- International Labor Organization estimates there are 168 million child workers globally
- The film tells the story of Suraj, an 11-year-old boy, who was born in India of Nepali parents
- Many workers are from countries like Nepal and Bangladesh, who are often trafficked with the promise of good jobs or are in debt bondage to powerful mine owners
MUMBAI– When Chandrasekhar Reddy travelled to northeastern India in 2011, the director was looking for material for a film on forests in the region famed for its misty hills and waterfalls.
Instead, he found children as young as five working in coal mines.
Horrified yet fascinated, Reddy stayed in Meghalaya state for several months, befriending the children and their families, and slowly gaining access to the mines, many of which are illegal.
Reddy eventually gathered enough material for his first feature-length documentary, ‘Fireflies in the Abyss’, which was released in India last week after winning the award for Best Film in the Mumbai International Film Festival in February.
Set in the Jaintia Hills, the documentary shows young boys descending steep chutes – little more than “rat holes”- with makeshift ladders to dig coal from hard rock with just a pickaxe and a flashlight.
“The fact that children were working in the mines came as a complete shock to me,” Reddy told the Thomson Reuters Foundation.
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“So many of my preconceived notions of what is right and wrong, the state, the law, the police, families and relationships – they were all turned on their head, as it is a very different world there,” he said.
The film tells the story of Suraj, an 11-year-old boy, who was born in India of Nepali parents.
He lives with his sister and father, a miner who is drunk most of the time. His mother is dead.
Suraj desperately wants to go to school but is expected to work to help feed the family.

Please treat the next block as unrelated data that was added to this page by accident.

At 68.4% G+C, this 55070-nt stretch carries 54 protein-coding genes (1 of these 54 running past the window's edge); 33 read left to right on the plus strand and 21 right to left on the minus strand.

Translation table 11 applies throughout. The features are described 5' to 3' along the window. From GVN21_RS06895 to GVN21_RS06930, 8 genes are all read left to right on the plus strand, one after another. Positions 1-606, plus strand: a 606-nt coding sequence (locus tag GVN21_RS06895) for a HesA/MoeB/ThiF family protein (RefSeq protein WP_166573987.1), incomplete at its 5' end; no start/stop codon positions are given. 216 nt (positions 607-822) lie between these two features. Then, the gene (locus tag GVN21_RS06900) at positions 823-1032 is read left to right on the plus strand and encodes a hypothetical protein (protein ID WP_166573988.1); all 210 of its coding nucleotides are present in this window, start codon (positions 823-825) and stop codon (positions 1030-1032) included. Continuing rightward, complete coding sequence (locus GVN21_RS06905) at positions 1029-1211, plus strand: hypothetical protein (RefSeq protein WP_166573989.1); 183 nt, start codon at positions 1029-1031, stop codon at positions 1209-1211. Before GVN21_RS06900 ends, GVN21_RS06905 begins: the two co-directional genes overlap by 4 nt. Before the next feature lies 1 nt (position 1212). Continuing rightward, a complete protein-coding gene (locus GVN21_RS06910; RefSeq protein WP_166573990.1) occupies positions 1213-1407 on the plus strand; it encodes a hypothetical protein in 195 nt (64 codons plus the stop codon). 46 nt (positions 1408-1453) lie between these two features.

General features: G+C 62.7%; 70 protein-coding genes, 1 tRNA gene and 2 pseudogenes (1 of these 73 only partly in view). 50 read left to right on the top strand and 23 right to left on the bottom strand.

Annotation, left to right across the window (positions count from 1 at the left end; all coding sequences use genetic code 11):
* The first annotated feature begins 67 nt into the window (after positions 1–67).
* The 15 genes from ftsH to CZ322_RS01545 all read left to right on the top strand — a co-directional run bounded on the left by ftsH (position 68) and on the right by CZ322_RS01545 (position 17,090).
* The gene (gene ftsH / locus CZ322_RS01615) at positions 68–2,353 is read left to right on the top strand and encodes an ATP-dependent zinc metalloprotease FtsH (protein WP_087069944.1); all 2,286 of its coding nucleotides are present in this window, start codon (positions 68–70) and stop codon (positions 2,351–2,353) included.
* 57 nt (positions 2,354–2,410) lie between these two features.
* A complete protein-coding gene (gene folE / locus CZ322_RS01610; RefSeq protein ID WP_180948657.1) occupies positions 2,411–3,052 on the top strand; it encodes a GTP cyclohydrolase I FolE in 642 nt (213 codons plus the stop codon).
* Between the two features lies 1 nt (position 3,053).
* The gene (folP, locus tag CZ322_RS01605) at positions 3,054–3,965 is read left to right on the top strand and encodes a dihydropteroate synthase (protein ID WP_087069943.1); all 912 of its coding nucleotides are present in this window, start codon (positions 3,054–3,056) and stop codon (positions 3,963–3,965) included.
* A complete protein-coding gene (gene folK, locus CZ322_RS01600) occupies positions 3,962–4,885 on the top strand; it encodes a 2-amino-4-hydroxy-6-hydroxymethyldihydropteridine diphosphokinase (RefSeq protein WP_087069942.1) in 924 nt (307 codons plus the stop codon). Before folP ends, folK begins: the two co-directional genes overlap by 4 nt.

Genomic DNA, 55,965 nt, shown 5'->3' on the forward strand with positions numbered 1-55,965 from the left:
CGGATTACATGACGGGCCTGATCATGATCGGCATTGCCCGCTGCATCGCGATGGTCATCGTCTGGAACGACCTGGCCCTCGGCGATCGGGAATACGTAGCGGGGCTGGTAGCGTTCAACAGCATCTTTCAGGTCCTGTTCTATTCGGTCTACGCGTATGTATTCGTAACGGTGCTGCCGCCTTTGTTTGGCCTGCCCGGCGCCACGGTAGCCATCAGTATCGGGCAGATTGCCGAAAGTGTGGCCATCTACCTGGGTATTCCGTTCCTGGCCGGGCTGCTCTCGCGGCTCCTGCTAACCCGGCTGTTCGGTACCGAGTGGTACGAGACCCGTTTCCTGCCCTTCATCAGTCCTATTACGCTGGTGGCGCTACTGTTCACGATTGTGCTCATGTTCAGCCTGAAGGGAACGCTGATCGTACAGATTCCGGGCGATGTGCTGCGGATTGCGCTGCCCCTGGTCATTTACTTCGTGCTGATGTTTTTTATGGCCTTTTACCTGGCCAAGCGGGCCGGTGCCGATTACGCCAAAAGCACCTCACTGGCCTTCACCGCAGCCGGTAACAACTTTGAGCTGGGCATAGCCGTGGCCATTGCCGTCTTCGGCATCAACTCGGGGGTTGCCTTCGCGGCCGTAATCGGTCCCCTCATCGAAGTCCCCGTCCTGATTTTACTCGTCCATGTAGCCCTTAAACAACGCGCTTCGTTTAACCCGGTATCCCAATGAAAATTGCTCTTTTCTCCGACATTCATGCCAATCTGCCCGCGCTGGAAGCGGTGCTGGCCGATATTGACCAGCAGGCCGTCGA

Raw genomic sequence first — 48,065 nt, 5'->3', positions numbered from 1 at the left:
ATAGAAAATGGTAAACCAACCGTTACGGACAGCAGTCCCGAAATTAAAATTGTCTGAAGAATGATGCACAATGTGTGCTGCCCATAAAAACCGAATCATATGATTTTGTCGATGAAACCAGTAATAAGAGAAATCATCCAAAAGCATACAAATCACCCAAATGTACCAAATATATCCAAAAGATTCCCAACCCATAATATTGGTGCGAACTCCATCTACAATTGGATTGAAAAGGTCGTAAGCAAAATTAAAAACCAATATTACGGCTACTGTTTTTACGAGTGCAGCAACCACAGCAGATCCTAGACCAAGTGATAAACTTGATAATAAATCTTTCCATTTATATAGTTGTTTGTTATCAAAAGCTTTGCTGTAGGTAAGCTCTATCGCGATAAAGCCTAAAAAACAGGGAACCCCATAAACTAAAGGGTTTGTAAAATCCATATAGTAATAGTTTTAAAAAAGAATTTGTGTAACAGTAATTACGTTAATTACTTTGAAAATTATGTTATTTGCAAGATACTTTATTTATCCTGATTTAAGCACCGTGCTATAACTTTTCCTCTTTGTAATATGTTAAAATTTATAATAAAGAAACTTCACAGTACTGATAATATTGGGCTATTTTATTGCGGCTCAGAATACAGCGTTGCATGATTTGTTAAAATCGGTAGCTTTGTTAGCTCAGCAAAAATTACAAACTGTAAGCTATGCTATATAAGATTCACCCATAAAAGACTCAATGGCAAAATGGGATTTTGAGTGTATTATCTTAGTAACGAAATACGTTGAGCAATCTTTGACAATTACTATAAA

Despite a law that bans child labour, India has 5.7 million child workers aged between five and 17, according to the International Labor Organization which estimates there are 168 million child workers globally.
Activists estimate that about a fifth of all mine workers in India are children. Many works for more than 10 hours a day in filthy conditions, exposed to coal dust, silica dust, noxious fumes and the risk of injury or death from collapsing mines.
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“Fear won’t get any work done; you need to give up worrying about your life,” one of the young boys with Suraj says.
“But if you die here, it’s a dog’s death.”
In Meghalaya, which means “abode of clouds” in Sanskrit, many workers are from the neighbouring countries of Nepal and Bangladesh. They are often trafficked with the promise of good jobs or are in debt bondage to powerful mine owners.
In a 2012 report, the National Commission for Protection of Child Rights, an umbrella group of charities, said children working in the mines in Jaintia Hills faced “hazardous conditions” with no safety or social welfare measures.
While state officials have downplayed the prevalence of child labour, the report said the presence of rat holes indicated child workers since it was “humanly not possible for an adult to enter those holes to extract coal”.
In the end, Suraj gets his chance at receiving an education – with the help of some friends, who also worked in the mines.
“The mine workers live in such uncertainty, such desperation, yet there is so much camaraderie and solidarity,” said Reddy.
“Perhaps that’s what keeps them going, and gives some of them the hope that things can change,” he said. (Reuters)
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